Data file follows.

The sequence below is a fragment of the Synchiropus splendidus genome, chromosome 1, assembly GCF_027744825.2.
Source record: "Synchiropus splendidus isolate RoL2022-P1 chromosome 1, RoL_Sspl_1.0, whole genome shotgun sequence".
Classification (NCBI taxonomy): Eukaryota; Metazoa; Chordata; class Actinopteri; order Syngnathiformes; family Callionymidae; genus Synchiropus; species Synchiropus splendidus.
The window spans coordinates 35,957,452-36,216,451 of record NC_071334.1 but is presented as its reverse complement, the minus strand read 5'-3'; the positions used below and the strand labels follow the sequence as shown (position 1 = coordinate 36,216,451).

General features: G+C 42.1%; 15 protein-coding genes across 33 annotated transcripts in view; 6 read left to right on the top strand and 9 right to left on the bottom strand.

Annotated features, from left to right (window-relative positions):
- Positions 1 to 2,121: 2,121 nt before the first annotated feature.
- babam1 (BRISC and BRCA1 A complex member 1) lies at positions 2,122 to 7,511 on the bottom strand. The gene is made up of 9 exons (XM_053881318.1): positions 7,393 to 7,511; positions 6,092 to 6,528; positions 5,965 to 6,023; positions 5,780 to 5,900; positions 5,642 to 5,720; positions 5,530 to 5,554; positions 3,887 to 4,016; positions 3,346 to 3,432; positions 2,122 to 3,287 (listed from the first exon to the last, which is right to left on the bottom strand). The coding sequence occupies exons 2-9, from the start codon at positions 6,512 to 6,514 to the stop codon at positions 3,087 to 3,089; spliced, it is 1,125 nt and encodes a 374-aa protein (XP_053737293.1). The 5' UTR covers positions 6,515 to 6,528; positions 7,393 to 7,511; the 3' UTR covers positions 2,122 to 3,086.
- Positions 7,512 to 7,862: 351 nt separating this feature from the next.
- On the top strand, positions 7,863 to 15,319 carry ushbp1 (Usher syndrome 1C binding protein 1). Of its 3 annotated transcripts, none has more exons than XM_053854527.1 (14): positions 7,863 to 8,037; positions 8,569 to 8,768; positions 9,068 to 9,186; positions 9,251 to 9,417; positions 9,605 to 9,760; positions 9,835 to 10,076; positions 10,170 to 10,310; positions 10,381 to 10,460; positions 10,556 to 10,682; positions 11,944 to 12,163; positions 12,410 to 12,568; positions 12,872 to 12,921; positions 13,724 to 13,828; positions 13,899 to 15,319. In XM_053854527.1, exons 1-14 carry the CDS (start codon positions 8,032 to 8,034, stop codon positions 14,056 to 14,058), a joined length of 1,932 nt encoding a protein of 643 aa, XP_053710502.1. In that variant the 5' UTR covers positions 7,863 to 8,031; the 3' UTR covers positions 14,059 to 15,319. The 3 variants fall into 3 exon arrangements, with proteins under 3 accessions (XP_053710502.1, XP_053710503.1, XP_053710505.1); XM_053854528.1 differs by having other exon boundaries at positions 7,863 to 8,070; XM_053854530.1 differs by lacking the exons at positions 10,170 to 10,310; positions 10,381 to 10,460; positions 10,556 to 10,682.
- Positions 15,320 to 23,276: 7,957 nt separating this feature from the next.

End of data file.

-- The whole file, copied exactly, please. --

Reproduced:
The sequence below is a fragment of the Synchiropus splendidus genome, chromosome 1, assembly GCF_027744825.2.
Source record: "Synchiropus splendidus isolate RoL2022-P1 chromosome 1, RoL_Sspl_1.0, whole genome shotgun sequence".
Classification (NCBI taxonomy): Eukaryota; Metazoa; Chordata; class Actinopteri; order Syngnathiformes; family Callionymidae; genus Synchiropus; species Synchiropus splendidus.
The window spans coordinates 35,957,452-36,216,451 of record NC_071334.1 but is presented as its reverse complement, the minus strand read 5'-3'; the positions used below and the strand labels follow the sequence as shown (position 1 = coordinate 36,216,451).

General features: G+C 42.1%; 15 protein-coding genes across 33 annotated transcripts in view; 6 read left to right on the top strand and 9 right to left on the bottom strand.

Annotated features, from left to right (window-relative positions):
- Positions 1 to 2,121: 2,121 nt before the first annotated feature.
- babam1 (BRISC and BRCA1 A complex member 1) lies at positions 2,122 to 7,511 on the bottom strand. The gene is made up of 9 exons (XM_053881318.1): positions 7,393 to 7,511; positions 6,092 to 6,528; positions 5,965 to 6,023; positions 5,780 to 5,900; positions 5,642 to 5,720; positions 5,530 to 5,554; positions 3,887 to 4,016; positions 3,346 to 3,432; positions 2,122 to 3,287 (listed from the first exon to the last, which is right to left on the bottom strand). The coding sequence occupies exons 2-9, from the start codon at positions 6,512 to 6,514 to the stop codon at positions 3,087 to 3,089; spliced, it is 1,125 nt and encodes a 374-aa protein (XP_053737293.1). The 5' UTR covers positions 6,515 to 6,528; positions 7,393 to 7,511; the 3' UTR covers positions 2,122 to 3,086.
- Positions 7,512 to 7,862: 351 nt separating this feature from the next.
- On the top strand, positions 7,863 to 15,319 carry ushbp1 (Usher syndrome 1C binding protein 1). Of its 3 annotated transcripts, none has more exons than XM_053854527.1 (14): positions 7,863 to 8,037; positions 8,569 to 8,768; positions 9,068 to 9,186; positions 9,251 to 9,417; positions 9,605 to 9,760; positions 9,835 to 10,076; positions 10,170 to 10,310; positions 10,381 to 10,460; positions 10,556 to 10,682; positions 11,944 to 12,163; positions 12,410 to 12,568; positions 12,872 to 12,921; positions 13,724 to 13,828; positions 13,899 to 15,319. In XM_053854527.1, exons 1-14 carry the CDS (start codon positions 8,032 to 8,034, stop codon positions 14,056 to 14,058), a joined length of 1,932 nt encoding a protein of 643 aa, XP_053710502.1. In that variant the 5' UTR covers positions 7,863 to 8,031; the 3' UTR covers positions 14,059 to 15,319. The 3 variants fall into 3 exon arrangements, with proteins under 3 accessions (XP_053710502.1, XP_053710503.1, XP_053710505.1); XM_053854528.1 differs by having other exon boundaries at positions 7,863 to 8,070; XM_053854530.1 differs by lacking the exons at positions 10,170 to 10,310; positions 10,381 to 10,460; positions 10,556 to 10,682.
- Positions 15,320 to 23,276: 7,957 nt separating this feature from the next.